This page contains information on creating collaborative end-user visualization applications. These applications are designed to allow non expert users of IRIS Explorer gain access to its visualization power and in addition, collaborate with their colleagues. These applications aim to make the collaboration process as seamless as possible. A number of collaborative applications are available in this release as described below; they can be accessed by running IRIS Explorer in application mode using the -app command line argument (e.g explorer -app <application name>)
Collaborative applications are built in the same way as any other application. The main difference lies in the fact that collaborative applications include a number of collaborative modules.
When you build the Control Panel for the application the following widgets must be accessible, otherwise the application cannot be run in a collaborative manner: COVISAServer Machine, COVISAServer Port and Start. For collaborative sessions it is also useful to give access to the following widgets: Username, Conference List and Group Join/Find.
Just before saving the application you must change the mode on the MServer module from Set mode to "On-The-Fly" to Set mode to "Application", otherwise the COVISA Server will not let the collaborative modules in the application connect to it and you will not be able to run the application in collaboration with others. For more information you are referred to the description of the Mserver module.
You may be able to obtain more information on building collaborative applications at the IRIS Explorer Centre of Excellence or IECOE web site, as the information at this site may be updated from time to time.
This application is designed as an example of how to construct a collaborative visualization tool using IRIS Explorer. It is built around a medical scenario where two specialists might wish to collaborate over a patient's data. This application is designed to read volumes of computed tomography (CT) and single-photon emission computed tomography (SPECT) data that has been stored as two 3D Lattices. It visualizes the data one slice at a time (from each volume) and displays them either side by side or combined as a 3D projection in the Render window. For this to be of value, the data volumes must have been pre-registered. Registration is the process of applying a transformation matrix (which needs to be calculated) to one set of scan data to transform it in 3D space to match another.
In this application CT data is referred to as Bone data and SPECT data is referred to as Blood data. The data sets that come with this example have been pre-registered.
The application can be used to visualize blood OR bone data separately or to visualize corresponding volumes of both blood and bone data together. Some options are only available when both data sets are present. The application is set up to demonstrate that the data need not necessarily be present at each site before the application is started. Data is allowed to be either local or remote (see the description for the Blood/Bone Source widgets in the Help file for the application). When in a collaborative session, some of the control panel widgets are set up to be shared, while others are only locally controllable. Shared widgets are marked as Shared in the application help file, and with an asterix (*) on the user interface. Two data sets (one CT and one SPECT) are available as an example and are to be found in:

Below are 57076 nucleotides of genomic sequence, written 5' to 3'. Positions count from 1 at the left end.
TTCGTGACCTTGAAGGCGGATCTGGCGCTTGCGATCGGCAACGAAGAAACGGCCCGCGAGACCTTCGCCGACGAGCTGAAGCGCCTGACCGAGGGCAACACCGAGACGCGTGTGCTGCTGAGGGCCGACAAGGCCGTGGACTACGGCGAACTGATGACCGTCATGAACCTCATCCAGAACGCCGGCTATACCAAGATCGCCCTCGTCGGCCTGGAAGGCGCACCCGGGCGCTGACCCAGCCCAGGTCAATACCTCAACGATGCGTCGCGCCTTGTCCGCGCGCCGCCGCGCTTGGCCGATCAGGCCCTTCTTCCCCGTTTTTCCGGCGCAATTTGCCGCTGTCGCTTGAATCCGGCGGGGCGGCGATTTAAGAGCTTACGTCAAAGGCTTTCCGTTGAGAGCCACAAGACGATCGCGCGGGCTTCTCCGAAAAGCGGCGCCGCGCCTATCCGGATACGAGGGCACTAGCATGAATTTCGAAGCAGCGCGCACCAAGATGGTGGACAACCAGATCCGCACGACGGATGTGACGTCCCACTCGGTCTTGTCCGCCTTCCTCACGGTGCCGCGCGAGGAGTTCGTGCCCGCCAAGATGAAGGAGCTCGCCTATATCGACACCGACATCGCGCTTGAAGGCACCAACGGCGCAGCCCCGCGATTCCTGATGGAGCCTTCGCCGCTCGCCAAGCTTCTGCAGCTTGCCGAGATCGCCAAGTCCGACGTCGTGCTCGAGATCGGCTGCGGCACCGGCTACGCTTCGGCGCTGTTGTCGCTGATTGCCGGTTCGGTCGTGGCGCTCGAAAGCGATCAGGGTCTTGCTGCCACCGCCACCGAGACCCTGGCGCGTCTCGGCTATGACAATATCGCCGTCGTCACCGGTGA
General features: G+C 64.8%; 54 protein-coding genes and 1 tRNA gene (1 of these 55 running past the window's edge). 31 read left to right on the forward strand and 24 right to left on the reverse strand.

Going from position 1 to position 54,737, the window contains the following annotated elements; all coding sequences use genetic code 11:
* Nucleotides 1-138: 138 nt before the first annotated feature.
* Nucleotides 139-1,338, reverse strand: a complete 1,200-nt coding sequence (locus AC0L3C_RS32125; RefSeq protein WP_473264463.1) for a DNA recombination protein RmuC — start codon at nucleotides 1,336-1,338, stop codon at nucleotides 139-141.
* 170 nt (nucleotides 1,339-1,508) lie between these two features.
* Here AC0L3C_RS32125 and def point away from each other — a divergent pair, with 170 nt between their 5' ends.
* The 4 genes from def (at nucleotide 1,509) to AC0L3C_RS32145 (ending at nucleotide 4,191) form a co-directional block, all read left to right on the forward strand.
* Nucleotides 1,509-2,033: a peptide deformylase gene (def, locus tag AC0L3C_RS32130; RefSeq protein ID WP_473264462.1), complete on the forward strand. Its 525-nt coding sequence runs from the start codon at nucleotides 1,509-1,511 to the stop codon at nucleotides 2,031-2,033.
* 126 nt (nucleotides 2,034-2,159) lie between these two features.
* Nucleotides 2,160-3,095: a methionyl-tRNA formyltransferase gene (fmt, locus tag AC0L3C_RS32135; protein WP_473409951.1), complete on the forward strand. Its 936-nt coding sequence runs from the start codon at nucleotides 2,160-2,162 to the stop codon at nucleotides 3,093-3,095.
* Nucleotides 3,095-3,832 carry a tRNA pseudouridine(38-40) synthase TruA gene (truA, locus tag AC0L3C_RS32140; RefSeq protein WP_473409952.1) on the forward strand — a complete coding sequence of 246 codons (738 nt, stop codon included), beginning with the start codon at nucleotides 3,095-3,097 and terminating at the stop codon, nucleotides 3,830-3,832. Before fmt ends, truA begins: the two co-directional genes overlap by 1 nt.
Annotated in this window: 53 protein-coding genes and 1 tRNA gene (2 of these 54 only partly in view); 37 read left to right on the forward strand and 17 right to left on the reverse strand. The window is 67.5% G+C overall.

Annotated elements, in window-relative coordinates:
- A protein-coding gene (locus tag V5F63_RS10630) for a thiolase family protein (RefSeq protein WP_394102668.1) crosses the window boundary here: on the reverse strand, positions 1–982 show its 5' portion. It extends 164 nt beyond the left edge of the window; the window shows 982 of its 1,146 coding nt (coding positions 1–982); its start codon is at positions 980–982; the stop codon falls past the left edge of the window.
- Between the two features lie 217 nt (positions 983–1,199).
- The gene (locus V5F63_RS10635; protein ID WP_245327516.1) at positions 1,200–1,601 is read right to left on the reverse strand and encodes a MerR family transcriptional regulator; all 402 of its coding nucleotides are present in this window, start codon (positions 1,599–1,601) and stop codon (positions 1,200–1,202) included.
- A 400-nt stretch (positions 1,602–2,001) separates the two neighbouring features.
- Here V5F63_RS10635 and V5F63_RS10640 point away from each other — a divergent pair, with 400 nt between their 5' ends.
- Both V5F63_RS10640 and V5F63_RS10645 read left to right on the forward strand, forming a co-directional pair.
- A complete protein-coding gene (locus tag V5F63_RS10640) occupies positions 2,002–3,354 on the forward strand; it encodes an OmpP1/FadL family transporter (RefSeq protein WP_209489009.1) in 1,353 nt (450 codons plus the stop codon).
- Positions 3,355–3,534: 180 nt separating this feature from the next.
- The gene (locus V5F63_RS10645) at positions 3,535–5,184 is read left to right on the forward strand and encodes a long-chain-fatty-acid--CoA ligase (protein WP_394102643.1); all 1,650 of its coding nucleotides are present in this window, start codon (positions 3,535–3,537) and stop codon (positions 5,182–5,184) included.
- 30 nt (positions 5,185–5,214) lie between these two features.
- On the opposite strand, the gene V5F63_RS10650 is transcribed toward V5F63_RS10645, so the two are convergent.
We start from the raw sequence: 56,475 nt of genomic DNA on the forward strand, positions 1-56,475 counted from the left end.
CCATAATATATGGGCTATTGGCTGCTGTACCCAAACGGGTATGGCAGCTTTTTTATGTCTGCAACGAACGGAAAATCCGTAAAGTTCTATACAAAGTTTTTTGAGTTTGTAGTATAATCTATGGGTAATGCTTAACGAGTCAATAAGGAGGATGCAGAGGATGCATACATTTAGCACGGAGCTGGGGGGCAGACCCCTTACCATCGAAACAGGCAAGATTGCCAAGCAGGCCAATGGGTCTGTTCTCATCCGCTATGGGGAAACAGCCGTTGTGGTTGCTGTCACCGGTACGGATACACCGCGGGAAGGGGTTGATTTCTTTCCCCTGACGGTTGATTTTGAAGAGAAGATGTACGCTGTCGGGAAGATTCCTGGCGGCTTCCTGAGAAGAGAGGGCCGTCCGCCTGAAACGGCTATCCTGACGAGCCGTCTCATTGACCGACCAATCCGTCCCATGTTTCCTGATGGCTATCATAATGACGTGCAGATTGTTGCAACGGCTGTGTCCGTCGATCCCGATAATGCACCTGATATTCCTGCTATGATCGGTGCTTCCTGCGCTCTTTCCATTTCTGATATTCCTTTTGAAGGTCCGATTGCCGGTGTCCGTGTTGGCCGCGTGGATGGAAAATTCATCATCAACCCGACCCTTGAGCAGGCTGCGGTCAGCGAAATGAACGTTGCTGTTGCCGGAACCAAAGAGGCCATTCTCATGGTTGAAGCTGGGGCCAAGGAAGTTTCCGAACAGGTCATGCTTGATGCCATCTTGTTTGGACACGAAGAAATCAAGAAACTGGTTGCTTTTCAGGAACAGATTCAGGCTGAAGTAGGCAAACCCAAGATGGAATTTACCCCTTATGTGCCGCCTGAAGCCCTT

for Bone (CT) and Blood (SPECT) data, respectively, where $EXPLORERHOME is the root directory of the installed IRIS Explorer tree.
The application is set up in two halves, a blood half and a bone half. One collaborator should run the Medical_blood application and the other should run the Medical_bone application. When joined to a collaborative session, the two complementary setups provide all the necessary data. Once a session is joined (by pressing the Join Collaboration button) the data must be passed into the session by re-reading it. This is done by placing the cursor in the text slot with the file name and pressing <Enter>.
Alternatively, the application can be run by a single user by running the Medical_blood application and inserting the filename for the bone data in the Bone Data text slot. The Bone Source should then be set to local.
This is a collaborative version of the original PDBViewer application which is used to view PDB (protein data base) files. It can be used in single user mode in exactly the same way as the original protein data base viewer (which is available in the same way and also existed in the previous release of IRIS Explorer), or can be hooked up to a collaborative session to allow the collaborative exploration of the protein data base. When in collaborative mode, those widgets that are under collaborative control are marked with an asterix (*).
This is an example application that can be used in both single user mode as well as collaboratively. It allows the visualization of gridded data either as a bar chart, or as a displaced surface. The colouring of the data can be controlled, and a colour legend can be added. In collaborative mode, all of the control panel widgets that are shared between collaborators are marked with an asterix (*). A shared pointer is available to highlight objects in the scene in collaborative sessions.